Set out below is a letter to the editor by Democracy Watch Coordinator Duff Conacher which was published May 11, 2009 in the Hill Times and addresses an April 13, 2009 column by Jim Travers.
While it is heartening to see Jim Travers' article detailing most of the remaining key undemocratic and accountability problems with Canada's federal government, unfortunately (like many in the mainstream media) he did not highlight the many positive changes that have been won in the past decade, nor other proposed solutions that are closer each day to being implemented ("Democracy slipping in Canada, welcome to court government" - April 13).
In fact, the federal government is much more democratic and accountable now than in the 1980s due to changes pushed for and won by Democracy Watch and supporting citizen groups, mainly in the past decade.
Ethics rules are now enforced by independent agencies with investigative powers instead of Prime Ministers or their toothless lapdogs, and some penalties have been increased; MPs and Senators now have ethics rules; most lobbyists are now required to disclose some details about their activities; most senior policy-makers are now prohibited from lobbying after they leave government for a longer time period; whistleblowers now have some protections from retaliation; donations to parties and most candidates from corporations, unions and other organizations are banned while donations from individuals are limited to relatively low amounts, and; more donations, contracts and expenses are now disclosed, and disclosed more frequently. (To see details, click here)
As well, because of a recent ruling in a court case launched by Democracy Watch, and new guideline issued by the federal Ethics Commissioner, it is now clearly illegal for anyone lobbying to doing anything substantial for, or give anything substantial to, a Cabinet minister or senior government official (or their family members).
True, as Mr. Travers' highlights, and as the 2008 GlobalIntegrity.org report on Canada makes clear, loopholes still undermine all of the areas in the federal government where strengthening changes have been made; the Prime Minister's power to make patronage appointments and to control Cabinet still needs to be reduced (and would have been by now if the Conservatives had kept their 2006 and 2008 election promises to establish an independent Public Appointments Commission); the open government and wrongdoing investigation systems need to be strengthened in many ways (in part because the Conservatives broke their 2006 election promises, and past Liberal governments also broke promises); the RCMP and intelligence agencies need to be made more accountable; party leaders must be banned from overriding nomination races and free votes and party-member-supported policies (and would be if the Conservatives had kept their 2006 election promise), and; MPs must be given more resources to hold those leaders accountable, as well as restricted from switching parties to further their own ambitions. (To see Democracy Watch's December 2008 Report Card on the Conservatives' 29 broken promises, click here -- To see the list of needed changes, click here)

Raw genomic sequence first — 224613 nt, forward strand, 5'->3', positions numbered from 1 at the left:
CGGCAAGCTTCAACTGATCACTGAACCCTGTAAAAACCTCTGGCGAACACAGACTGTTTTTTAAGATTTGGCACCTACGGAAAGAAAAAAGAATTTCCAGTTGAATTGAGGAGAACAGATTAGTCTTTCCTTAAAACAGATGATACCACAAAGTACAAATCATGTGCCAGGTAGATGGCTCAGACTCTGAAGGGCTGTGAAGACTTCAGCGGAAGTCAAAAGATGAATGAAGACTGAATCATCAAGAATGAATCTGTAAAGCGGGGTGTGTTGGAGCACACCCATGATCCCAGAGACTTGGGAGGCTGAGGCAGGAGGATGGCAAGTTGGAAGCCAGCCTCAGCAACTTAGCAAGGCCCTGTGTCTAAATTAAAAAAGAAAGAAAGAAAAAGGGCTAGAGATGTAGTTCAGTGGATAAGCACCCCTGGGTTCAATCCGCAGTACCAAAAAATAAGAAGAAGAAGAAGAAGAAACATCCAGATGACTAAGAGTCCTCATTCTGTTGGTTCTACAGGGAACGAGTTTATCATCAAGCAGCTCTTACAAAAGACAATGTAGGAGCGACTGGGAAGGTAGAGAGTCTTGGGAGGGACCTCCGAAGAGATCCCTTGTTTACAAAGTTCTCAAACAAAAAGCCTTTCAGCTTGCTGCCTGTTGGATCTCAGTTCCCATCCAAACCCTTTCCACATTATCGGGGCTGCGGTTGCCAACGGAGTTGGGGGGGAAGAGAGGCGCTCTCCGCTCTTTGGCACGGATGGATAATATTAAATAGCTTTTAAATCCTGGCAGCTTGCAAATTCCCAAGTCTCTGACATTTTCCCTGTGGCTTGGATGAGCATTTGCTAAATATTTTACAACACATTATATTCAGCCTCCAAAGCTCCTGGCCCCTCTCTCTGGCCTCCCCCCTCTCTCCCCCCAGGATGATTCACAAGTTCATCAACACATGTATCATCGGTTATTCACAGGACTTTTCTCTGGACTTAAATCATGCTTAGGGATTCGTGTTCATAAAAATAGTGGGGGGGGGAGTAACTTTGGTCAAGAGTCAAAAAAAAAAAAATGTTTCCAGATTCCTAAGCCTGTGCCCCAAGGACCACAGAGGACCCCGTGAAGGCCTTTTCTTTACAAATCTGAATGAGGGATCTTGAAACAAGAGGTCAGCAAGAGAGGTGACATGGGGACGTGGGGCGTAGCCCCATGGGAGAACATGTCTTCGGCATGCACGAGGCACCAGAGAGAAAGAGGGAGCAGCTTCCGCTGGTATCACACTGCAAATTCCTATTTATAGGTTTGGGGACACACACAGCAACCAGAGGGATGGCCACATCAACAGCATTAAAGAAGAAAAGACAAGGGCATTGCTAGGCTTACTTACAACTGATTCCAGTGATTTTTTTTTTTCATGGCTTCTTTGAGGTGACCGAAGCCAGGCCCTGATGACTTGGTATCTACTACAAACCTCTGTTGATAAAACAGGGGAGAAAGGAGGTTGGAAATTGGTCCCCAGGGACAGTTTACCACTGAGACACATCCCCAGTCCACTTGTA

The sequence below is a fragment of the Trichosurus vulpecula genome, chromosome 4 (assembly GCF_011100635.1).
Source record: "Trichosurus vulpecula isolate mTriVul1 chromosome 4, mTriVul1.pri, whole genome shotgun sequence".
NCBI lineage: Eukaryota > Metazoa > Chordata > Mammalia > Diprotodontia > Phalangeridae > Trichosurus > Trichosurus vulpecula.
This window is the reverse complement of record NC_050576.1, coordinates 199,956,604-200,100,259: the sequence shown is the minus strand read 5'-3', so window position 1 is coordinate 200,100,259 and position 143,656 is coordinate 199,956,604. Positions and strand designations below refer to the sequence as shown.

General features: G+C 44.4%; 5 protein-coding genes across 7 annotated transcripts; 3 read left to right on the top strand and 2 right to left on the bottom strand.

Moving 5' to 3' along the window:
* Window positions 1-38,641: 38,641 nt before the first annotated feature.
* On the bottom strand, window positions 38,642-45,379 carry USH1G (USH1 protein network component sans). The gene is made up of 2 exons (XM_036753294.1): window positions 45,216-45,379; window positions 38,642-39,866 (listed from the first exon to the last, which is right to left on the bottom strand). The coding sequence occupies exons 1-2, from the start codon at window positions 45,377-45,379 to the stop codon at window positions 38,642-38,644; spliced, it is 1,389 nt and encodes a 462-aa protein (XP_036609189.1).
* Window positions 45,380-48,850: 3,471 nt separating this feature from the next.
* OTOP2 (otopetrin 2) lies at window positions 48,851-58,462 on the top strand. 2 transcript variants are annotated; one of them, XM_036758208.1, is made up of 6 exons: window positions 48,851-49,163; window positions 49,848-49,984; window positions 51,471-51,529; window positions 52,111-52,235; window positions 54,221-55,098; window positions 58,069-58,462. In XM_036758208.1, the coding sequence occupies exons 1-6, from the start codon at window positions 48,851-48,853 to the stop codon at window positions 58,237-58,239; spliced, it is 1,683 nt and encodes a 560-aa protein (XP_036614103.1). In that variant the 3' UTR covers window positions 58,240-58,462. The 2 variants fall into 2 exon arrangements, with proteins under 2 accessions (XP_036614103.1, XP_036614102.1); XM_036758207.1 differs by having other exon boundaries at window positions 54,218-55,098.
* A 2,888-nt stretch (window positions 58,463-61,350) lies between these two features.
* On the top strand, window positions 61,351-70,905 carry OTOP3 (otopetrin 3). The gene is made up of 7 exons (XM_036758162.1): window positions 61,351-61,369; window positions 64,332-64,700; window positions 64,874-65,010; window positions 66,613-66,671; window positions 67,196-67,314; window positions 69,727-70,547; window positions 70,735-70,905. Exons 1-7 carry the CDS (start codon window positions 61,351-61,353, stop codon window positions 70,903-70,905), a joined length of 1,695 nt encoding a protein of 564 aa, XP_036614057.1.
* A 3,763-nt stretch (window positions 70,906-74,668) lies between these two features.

However, proposals, and in some cases bills in Parliament, that aim to make these and other key changes are gaining supporters every year. And Democracy Watch continues to pursue a court challenge of the Prime Minister's election call last fall, as well as other court cases and complaints that, if successful, will force changes to solve many of the problems highlighted in the article.
As Mr. Travers says at the end of the article, "advocacy requires effort." With the ongoing support of many Canadians, Democracy Watch will continue making the effort to advocate the changes needed to make Canada's federal government the most democratic in the world.
And, believe it or not, if the next decade of democratic reform in Canada matches the changes made in the last decade, this goal will be reached.
Duff Conacher, Coordinator